Understanding The Preference For Class A Biosolids



The use of biosolids has been the subject of much debate over the past year mainly because of the many benefits it poses to the environment and to the agricultural land. However, there are still a lot of people who are skeptical about it because of where it comes from.

Biosolids is an organic matter sourced from treated wastewater sludge. Domestic waste goes through a treatment process that does not completely kill and eliminate the pathogens on the liquid matter in the waste. This liquid matter will be further treated in facilities to separate the liquid from the solids. Once the process was completed, the solids would be an organic matter called the biosolids. This is the reason why wastewater sludge is not biosolids and vice versa.

Although many people make the mistake of interchanging these two terms, sludge is still the “dirty” component of non-treated biosolids while biosolids can already be applied on agricultural land, forestlands, and home gardens.

What is Class A biosolids

Biosolids are classified by the US EPA into three categories: Class A, Class A EQ, and Class B. Class A is the designation given to dewatered and heated sewage sludge that meets the US EPA guidelines for land application with no restrictions. This means that you can apply Class A biosolids on farms, vegetable gardens, and home gardens. It is safe to use on and near food-producing soil. And yes, you can eat produce from soil that has been fertilized or amended by biosolids.

According to the EPA guidelines, Class A biosolids must “contain no detectable levels of pathogens.” The elimination of pathogens from Class A biosolids is important because this is where contaminants and pollutants can be detected. When pathogens enter the soil and consumed by people, this will pose great health risk and hazard.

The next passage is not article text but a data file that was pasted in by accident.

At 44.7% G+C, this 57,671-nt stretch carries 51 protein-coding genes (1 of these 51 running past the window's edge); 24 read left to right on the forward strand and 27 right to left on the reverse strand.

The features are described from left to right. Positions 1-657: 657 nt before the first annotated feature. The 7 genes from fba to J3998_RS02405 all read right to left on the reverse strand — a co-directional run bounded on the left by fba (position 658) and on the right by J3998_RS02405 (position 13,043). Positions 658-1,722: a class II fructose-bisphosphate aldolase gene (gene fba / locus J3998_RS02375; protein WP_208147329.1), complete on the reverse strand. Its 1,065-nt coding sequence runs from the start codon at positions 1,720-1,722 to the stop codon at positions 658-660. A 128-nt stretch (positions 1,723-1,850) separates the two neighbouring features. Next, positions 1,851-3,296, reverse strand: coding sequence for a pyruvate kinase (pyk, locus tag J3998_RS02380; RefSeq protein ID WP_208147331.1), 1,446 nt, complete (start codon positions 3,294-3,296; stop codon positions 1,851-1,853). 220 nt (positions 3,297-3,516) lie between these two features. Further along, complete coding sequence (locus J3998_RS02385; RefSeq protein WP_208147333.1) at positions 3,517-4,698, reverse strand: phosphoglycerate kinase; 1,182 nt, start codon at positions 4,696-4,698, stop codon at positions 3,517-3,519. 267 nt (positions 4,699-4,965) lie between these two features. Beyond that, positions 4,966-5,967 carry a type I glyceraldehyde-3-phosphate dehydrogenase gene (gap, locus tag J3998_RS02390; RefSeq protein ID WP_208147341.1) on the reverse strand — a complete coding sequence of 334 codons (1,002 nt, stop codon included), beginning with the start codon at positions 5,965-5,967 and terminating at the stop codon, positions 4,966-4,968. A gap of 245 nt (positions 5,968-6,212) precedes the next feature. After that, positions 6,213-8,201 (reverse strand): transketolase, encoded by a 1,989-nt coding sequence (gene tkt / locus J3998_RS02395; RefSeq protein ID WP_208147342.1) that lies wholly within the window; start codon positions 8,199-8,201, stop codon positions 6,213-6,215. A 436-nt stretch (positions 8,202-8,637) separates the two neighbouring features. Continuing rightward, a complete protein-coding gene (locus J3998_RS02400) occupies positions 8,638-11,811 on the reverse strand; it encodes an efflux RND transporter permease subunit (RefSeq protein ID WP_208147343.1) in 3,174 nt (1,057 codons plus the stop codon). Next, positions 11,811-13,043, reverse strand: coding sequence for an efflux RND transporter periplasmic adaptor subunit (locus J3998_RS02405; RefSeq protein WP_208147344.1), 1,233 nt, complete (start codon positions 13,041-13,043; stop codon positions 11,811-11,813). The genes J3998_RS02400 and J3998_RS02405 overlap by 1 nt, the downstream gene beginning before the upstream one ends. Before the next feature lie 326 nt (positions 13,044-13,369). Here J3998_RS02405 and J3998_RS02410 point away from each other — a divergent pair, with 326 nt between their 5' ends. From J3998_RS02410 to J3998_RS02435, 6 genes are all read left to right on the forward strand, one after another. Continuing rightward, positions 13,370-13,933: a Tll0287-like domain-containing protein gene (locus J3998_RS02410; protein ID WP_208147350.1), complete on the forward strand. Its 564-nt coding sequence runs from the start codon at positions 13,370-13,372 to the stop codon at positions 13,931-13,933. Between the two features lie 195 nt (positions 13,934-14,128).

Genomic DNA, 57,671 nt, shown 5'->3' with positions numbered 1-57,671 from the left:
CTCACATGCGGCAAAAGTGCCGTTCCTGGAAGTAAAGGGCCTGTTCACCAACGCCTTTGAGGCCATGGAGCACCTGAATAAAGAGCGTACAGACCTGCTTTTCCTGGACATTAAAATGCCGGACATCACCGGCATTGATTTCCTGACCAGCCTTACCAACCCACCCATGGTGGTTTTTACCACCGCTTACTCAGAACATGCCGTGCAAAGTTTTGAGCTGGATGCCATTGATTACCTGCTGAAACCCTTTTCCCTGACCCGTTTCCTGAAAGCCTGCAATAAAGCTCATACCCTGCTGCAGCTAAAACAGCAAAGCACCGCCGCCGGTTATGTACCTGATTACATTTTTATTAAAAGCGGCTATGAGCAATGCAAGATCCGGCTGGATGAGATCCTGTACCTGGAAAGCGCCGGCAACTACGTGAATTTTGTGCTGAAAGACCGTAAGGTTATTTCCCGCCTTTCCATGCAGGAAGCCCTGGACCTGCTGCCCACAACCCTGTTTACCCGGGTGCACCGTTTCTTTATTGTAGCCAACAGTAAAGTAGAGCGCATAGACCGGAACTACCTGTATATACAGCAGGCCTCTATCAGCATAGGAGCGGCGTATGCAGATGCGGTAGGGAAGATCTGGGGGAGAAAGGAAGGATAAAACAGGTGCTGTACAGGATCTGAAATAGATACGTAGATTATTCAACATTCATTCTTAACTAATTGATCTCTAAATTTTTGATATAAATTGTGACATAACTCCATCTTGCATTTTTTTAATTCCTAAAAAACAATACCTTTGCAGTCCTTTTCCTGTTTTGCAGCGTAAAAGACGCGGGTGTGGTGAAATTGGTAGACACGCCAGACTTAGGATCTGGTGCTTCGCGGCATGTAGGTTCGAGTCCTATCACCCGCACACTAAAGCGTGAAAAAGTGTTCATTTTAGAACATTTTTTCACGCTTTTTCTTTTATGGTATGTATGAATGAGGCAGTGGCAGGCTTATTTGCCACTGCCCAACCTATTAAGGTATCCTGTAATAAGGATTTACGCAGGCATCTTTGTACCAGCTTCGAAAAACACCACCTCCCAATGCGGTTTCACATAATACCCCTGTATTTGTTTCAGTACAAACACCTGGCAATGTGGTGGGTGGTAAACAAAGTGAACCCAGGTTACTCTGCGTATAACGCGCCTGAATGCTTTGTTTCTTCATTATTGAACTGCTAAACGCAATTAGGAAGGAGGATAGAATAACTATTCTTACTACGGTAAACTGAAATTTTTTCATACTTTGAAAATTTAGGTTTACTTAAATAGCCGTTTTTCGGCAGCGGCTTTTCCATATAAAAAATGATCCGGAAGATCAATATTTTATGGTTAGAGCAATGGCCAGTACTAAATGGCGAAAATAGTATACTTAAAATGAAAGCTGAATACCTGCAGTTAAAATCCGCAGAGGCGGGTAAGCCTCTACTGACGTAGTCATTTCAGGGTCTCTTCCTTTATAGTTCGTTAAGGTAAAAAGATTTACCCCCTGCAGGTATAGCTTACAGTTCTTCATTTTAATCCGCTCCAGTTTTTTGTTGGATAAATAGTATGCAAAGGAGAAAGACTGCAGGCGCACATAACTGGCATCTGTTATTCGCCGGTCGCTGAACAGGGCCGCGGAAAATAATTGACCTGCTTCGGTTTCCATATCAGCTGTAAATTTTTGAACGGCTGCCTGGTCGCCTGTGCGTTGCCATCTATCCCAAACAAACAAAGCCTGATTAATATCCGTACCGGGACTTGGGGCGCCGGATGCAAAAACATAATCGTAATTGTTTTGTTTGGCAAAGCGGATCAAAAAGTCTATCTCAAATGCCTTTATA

The pathogens measured and regulated under the law are fecal coliform and salmonella, which are usually passed through food and water. This is a problem because there are other contaminants that could enter the stream. Some of the contaminants that have been found on biosolids, even Class A biosolids, are anions, metals, semi-volatile organics, polycyclic aromatic hydrocarbons, steroids, hormones, and flame retardants, among others.

However, as long as Class A biosolids contain no salmonella and fecal coliform, it should be safe for use in the production of crops and vegetation. In the long run, the benefits of being a cheaper alternative to commercial fertilizers with the nutrient it pack are enough reason to consider biosolids for agricultural land application.

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